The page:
Monday will be a pleasant day as the high pressure spins in place. On the backside of its clockwise flow, winds will be out of the southwest, and temperatures will warm considerably, into the mid 60s for highs with mostly sunny skies. Some clouds may build in off of the Great Lakes late Monday night into Tuesday morning, but it will remain dry and partly cloudy with lows in the upper 30s and low 40s closer to the lakeshore.
Tuesday will be another pleasant day as the high remains centered over the Southern Appalachians, with a few passing clouds, thicker as the day progresses, a more westerly wind, and highs in the low 60s. A weak storm system should pass to the north of the high Tuesday night into Wednesday, and this is likely to usher in a weak cold front. Expect mostly cloudy skies overnight with a few rain showers after midnight, with lows in the mid 40s.
Any showers remaining in and around Tompkins County will dissipate by sunrise Wednesday, and the day will host decreasing clouds, with mostly sunny skies by later afternoon, and highs in the upper 50s. Wednesday night will see some clouds build back in as the high taps some oceanic moisture and wraps that into its flow, but it will remain dry with overnight lows Wednesday in the upper 30s.
A warm front will pass through Ithaca and Tompkins County ahead of a strong low pressure storm system building over the Upper Midwest. It will be dry and breezy during the day, with a strong southerly breeze as the counterclockwise-circulating low and the clockwise-circulating high work in tandem, resulting if mostly cloudy skies and highs in the low 60s. Thursday night will start off dry, but skies will turn overcast and rain showers are expected after midnight. The rain and thick cloud cover will keep overnight lows in the mid 50s, 20 degrees above normal.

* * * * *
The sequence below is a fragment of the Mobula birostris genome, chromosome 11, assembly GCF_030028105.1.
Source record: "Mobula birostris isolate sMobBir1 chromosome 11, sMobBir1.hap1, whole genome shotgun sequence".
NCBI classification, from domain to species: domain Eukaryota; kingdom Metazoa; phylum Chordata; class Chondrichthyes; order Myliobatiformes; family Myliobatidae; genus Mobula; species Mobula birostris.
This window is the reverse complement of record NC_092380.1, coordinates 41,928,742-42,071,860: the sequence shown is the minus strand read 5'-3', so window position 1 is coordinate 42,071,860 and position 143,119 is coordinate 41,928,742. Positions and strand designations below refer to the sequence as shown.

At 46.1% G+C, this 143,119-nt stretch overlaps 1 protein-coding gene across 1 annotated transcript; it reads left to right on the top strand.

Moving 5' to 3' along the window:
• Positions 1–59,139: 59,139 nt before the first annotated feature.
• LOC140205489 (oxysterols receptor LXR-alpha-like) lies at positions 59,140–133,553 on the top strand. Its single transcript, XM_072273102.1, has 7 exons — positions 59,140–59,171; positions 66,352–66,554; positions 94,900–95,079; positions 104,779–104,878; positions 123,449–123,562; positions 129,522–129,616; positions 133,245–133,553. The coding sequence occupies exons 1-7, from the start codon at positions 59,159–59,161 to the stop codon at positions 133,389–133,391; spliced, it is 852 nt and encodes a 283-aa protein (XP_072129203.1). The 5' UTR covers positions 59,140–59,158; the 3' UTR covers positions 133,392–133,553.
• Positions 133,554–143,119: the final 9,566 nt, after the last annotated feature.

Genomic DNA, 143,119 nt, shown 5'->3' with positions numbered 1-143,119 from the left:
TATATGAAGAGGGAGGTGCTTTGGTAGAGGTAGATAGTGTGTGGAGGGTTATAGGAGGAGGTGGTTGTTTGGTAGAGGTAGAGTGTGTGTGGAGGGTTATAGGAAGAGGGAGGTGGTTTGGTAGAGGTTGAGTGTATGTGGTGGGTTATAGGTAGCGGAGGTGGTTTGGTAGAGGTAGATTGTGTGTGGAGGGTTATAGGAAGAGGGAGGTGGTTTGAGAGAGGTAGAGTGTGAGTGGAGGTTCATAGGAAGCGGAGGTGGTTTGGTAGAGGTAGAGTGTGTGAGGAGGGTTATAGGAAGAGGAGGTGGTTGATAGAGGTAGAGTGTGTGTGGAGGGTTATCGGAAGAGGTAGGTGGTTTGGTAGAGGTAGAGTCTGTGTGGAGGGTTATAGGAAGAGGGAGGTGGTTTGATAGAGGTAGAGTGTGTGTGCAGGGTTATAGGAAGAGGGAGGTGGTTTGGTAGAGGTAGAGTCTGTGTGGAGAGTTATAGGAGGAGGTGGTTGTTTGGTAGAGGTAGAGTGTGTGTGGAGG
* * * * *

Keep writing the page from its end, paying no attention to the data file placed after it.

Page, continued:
A smaller secondary low pressure area is likely to split from the very large storm over the Upper Midwest, and this will complicate the forecast for Friday. It does look like Tompkins County will remain in the warm sector during the daytime hours, allowing highs in the low 60s with near-overcast skies and periods of rain during the day. The rain will continue during the overnight hours Friday into Saturday ahead of the cold front, which won’t sweep through until daybreak Saturday. Lows Friday will be in the mid to upper 40s.
Saturday and Sunday will be cooler, particularly Sunday as cold air pours into the region behind the cold front. The models show near-freezing temperatures down to Arkansas and Tennessee during the week, a storm of this size and strength can draw in a lot of cold air from the Arctic. However, in the Northeast, we’ll be further away from the enormous but weaker low slowing spinning northeastward towards Hudson’s Bay, and the air will have moderated. Expect unsettled, mostly cloudy days both Saturday and Sunday, with highs in the mid 50s Saturday and upper 40s Sunday. Lows will be in the mid 30s. There is no real possibility of snowfall in the forecast for this week.
The medium-range pattern shows near to slightly-below normal temperatures for mid-November and near normal precipitation. The simple explanation is that gigantic low that will develop mid-week; as it enters Canada towards Hudson Bay, the backside of its counter-clockwise flow will funnel cold air south and southeastward, into the Deep South. The Northeast is spared for at least this time period because it’s too far east, and the storm will move further north and further away as it moves east. Meanwhile, the desert Southwest can expect warmer and drier than normal conditions.